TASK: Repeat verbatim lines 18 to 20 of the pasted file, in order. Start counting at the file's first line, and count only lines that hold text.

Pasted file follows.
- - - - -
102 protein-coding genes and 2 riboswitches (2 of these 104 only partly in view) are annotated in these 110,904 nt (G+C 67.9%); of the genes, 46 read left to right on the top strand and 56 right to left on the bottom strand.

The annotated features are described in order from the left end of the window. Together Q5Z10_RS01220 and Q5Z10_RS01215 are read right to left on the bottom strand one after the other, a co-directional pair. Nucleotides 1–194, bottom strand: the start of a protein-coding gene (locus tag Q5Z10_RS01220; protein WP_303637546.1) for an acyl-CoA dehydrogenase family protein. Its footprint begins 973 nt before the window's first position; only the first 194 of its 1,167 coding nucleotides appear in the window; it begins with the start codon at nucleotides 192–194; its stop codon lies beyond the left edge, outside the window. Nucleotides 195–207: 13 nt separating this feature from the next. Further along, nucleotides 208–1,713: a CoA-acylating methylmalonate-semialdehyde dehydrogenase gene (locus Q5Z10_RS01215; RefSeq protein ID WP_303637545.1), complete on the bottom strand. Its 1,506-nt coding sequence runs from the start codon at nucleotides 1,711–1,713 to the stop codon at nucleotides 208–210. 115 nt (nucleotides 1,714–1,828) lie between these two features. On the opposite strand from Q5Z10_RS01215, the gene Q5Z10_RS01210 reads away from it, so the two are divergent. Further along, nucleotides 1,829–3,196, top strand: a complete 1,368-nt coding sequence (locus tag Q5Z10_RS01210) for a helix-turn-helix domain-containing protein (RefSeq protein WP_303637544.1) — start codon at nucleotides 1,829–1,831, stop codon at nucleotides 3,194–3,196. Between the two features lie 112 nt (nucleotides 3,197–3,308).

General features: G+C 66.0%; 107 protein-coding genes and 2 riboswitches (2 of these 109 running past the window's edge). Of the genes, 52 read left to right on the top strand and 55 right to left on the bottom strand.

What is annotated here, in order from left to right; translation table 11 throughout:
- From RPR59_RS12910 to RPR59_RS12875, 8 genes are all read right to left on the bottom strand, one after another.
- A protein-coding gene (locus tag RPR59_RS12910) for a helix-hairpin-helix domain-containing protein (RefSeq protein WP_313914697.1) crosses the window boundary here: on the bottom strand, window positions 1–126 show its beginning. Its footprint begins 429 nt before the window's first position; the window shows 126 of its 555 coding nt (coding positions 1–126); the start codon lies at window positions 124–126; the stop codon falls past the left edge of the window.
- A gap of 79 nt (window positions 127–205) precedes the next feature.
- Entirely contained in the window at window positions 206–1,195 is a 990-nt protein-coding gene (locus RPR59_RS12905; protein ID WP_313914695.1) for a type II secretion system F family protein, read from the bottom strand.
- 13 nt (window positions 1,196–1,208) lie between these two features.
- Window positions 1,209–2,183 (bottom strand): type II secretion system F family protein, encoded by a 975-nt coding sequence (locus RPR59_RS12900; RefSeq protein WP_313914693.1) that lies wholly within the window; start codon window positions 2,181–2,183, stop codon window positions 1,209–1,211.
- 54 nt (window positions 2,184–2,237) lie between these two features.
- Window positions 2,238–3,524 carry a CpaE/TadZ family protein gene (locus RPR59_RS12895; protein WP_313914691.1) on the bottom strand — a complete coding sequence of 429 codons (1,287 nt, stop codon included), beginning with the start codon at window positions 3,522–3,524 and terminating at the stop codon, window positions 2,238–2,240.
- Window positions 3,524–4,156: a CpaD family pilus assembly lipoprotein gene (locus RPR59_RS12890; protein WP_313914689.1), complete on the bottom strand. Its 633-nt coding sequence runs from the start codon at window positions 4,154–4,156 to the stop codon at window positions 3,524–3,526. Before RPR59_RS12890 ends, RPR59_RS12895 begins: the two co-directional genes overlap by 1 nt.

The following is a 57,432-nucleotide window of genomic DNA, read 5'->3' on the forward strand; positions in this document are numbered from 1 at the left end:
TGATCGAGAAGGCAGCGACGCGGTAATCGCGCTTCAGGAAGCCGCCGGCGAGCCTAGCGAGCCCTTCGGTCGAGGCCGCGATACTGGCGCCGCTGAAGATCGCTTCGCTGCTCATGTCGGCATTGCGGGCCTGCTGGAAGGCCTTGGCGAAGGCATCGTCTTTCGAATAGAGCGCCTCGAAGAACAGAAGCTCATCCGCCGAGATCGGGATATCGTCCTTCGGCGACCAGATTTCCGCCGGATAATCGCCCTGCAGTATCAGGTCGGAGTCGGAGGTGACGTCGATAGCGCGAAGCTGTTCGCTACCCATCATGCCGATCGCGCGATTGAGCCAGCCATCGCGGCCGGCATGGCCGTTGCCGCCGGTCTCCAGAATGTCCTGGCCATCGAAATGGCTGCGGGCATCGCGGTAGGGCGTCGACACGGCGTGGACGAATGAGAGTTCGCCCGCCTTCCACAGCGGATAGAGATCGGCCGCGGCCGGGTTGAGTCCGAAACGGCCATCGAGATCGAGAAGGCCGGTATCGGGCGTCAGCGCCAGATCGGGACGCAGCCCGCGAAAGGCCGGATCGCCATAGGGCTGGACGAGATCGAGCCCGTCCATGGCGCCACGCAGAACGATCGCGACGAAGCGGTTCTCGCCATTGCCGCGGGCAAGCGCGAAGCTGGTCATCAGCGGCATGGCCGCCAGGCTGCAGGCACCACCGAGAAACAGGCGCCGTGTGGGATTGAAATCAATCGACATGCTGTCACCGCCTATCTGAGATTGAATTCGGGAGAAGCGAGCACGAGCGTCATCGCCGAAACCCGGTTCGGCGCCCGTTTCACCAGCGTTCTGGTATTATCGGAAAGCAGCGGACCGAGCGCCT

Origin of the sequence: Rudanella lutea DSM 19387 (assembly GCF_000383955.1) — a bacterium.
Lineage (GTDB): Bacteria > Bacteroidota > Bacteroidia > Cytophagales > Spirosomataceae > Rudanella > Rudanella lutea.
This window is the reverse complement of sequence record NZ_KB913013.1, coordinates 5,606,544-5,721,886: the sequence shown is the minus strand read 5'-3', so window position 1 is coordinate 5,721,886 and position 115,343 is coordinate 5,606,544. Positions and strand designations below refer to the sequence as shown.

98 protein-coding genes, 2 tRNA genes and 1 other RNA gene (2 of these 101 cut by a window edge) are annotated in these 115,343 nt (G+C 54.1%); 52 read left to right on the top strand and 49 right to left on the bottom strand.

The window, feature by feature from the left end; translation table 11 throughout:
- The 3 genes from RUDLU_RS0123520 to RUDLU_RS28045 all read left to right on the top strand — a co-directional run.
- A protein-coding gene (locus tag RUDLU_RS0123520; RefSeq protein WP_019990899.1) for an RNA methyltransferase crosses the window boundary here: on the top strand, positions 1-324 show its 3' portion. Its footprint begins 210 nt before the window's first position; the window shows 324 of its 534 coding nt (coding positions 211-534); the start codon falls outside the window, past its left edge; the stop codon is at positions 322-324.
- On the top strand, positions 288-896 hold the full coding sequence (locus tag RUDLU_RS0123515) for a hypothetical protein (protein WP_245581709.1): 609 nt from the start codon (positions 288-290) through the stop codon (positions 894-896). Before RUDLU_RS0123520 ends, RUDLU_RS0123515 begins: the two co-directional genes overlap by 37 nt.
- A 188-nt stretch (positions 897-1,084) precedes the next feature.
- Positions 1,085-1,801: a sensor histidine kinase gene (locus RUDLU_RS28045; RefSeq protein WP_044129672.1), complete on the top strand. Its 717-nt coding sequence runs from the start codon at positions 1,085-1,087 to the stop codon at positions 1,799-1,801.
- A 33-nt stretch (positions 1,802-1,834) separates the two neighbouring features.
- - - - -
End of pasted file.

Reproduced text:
This window is the reverse complement of sequence record NZ_KB913013.1, coordinates 5,606,544-5,721,886: the sequence shown is the minus strand read 5'-3', so window position 1 is coordinate 5,721,886 and position 115,343 is coordinate 5,606,544. Positions and strand designations below refer to the sequence as shown.

98 protein-coding genes, 2 tRNA genes and 1 other RNA gene (2 of these 101 cut by a window edge) are annotated in these 115,343 nt (G+C 54.1%); 52 read left to right on the top strand and 49 right to left on the bottom strand.

The window, feature by feature from the left end; translation table 11 throughout: